Embroidery file formats are the way to save an embroidery design to be stitched out on a particular embroidery machine brand. Some brands of embroidery machines (such as Brother or Bernina) need different file formats for embroidery design (such as PES. or ART.). For an embroidery file format to be read or understood by an embroidery machine, the native language known by a brand of embroidery machine must be spoken.
We are all familiar with computers since there are PCs & Mac computers. Some programs & files are created to run only on a Laptop, as you well know, while some files are created to run only on a Mac. In other words, a PC or Mac-based operating system is proprietary to those programs & files. They’re running on one or the other only. For embroidery file formats, the same thing goes. A particular embroidery file format (e.g., PES.) is proprietary to a separate brand of embroidery machines (example: Brother)
The development of embroidery file formats
There was just a stitch there a few years before. A running stitch was created from that stitch, a satin stitch, and then a filling stitch. All began with a single stitch. That was over 35 years ago, and since I started my career as a manual pantograph puncher, I must admit that much has changed.
In the early days of embroidery automation, by reading Jacquard paper tapes, Schiffli looms ran. These tapes were the first embroidery file format, and it operated inside a mathematical base, much like today. By its reader, the “automat” fed the tape at the end of the loom. The reader consisted of pins that would release the paper tape through the holes and send the computer commands, just like old paper tape music boxes. I’d shift X or Y (direction), launch machine functions such as needles in or needle out, slow or quick speed, boring plate in or out, and a command to adjust stop/color. Our modern computers, in many respects, function in a very similar way.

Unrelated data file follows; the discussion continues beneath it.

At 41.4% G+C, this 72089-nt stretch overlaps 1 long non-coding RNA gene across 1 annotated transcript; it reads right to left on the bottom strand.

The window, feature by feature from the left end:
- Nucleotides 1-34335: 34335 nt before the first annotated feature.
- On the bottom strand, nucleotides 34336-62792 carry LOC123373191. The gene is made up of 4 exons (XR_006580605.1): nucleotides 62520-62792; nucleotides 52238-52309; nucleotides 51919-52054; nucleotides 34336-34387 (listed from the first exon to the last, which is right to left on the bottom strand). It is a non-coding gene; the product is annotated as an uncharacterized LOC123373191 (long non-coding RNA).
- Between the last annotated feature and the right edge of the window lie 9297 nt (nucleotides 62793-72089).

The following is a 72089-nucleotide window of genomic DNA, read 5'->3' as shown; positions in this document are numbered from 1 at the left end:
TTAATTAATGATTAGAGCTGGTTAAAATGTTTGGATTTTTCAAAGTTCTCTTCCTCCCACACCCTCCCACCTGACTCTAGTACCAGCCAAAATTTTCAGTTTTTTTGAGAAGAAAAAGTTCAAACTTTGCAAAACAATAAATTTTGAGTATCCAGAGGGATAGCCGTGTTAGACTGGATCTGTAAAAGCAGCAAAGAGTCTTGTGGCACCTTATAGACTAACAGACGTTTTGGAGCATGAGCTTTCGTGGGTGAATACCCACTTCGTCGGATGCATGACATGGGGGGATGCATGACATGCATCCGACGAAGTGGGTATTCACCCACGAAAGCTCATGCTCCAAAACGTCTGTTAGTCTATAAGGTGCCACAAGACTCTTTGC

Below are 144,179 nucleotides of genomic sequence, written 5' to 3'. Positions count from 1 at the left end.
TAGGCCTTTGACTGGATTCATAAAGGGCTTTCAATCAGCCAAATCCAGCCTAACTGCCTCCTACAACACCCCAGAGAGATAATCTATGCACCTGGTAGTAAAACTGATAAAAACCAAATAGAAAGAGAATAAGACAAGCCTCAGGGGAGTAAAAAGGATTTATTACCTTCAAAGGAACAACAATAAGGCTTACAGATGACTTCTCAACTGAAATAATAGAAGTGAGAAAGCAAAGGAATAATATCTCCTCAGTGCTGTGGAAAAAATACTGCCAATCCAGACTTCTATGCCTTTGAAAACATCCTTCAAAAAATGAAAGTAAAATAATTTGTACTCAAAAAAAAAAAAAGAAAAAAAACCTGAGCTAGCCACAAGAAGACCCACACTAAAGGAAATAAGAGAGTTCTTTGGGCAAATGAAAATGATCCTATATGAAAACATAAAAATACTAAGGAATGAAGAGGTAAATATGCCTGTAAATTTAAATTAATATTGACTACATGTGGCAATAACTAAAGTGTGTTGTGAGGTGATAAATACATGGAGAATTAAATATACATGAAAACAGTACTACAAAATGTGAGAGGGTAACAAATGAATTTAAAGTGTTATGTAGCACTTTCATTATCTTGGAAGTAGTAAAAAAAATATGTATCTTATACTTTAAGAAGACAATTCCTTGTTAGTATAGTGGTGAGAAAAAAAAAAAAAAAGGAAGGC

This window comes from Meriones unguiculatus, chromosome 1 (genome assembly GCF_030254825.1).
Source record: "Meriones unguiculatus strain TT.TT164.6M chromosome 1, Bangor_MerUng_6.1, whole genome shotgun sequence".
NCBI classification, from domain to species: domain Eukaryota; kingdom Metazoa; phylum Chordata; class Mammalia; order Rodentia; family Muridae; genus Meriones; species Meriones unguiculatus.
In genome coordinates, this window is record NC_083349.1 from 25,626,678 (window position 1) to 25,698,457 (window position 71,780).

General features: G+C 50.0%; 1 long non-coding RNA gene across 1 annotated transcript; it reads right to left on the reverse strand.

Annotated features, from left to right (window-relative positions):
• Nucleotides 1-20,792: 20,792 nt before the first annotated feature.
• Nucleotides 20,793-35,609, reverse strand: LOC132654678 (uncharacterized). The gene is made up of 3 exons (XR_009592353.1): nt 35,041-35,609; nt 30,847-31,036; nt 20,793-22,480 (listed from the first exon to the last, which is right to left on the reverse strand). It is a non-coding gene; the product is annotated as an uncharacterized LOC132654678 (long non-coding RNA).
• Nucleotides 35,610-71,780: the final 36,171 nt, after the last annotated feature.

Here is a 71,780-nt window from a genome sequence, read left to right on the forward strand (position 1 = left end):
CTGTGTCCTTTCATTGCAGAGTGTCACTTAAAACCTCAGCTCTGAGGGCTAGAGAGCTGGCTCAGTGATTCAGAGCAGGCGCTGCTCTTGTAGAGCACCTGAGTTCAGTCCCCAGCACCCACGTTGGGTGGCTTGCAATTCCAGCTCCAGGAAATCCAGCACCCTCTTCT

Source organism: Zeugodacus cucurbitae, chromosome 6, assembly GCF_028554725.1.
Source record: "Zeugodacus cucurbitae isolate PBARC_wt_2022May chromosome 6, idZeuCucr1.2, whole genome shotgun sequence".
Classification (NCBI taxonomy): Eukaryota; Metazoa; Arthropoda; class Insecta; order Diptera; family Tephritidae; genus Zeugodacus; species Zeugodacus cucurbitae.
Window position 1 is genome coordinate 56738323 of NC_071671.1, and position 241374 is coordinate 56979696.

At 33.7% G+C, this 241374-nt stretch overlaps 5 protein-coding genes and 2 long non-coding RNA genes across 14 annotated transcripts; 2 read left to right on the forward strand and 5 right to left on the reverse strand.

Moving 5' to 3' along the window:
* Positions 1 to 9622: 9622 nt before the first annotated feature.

Embroidery File Types by Machine
dst: embroidery file format for Tajima commercial embroidery machines
exp: embroidery file format for Melco commercial embroidery machines
jef: embroidery file format for Janome commercial embroidery machines
kwk: embroidery file format for Brother commercial embroidery machines
dsb: embroidery file format for Barudan commercial embroidery machines
tap: embroidery file format for Happy commercial embroidery machines
Free embroidery file format converter options
Your best choice for converting embroidery files from one format to another is possibly Wilcom Truesizer. You first have to register on their website to gain entry. Then, you can choose to download the software’s desktop edition or use the web-based option. I have used the web-based version of Wilcom Truesizer since the desktop version only runs on a PC, and I operate on a MAC.
Another choice is to use EmbroideryDesigns.com’s web-based tool. I went to their site, built an account and transformed one of my embroidery designs from a PES to a DST file. It seemed the conversion went great. But (here’s the catch), the site only lets you convert five files for free every month.
Is this possible to convert a bunch of embroidery files at once?
Yes. A whole set of files can be transferred from one type of embroidery file format to another. It’s called “batch conversion.” If you have a group of files that all need to be transferred to a particular format, batch conversion is helpful.
I realized quickly that I needed to be able to batch convert when I began digitizing. It just took too long to save each design individually. Plus, I would not save my file in all the formats I wanted to give my clients with my digitizing program. So, I set out to look for inexpensive software for batch conversion. Many of the major digitizing programs these days have a batch conversion feature.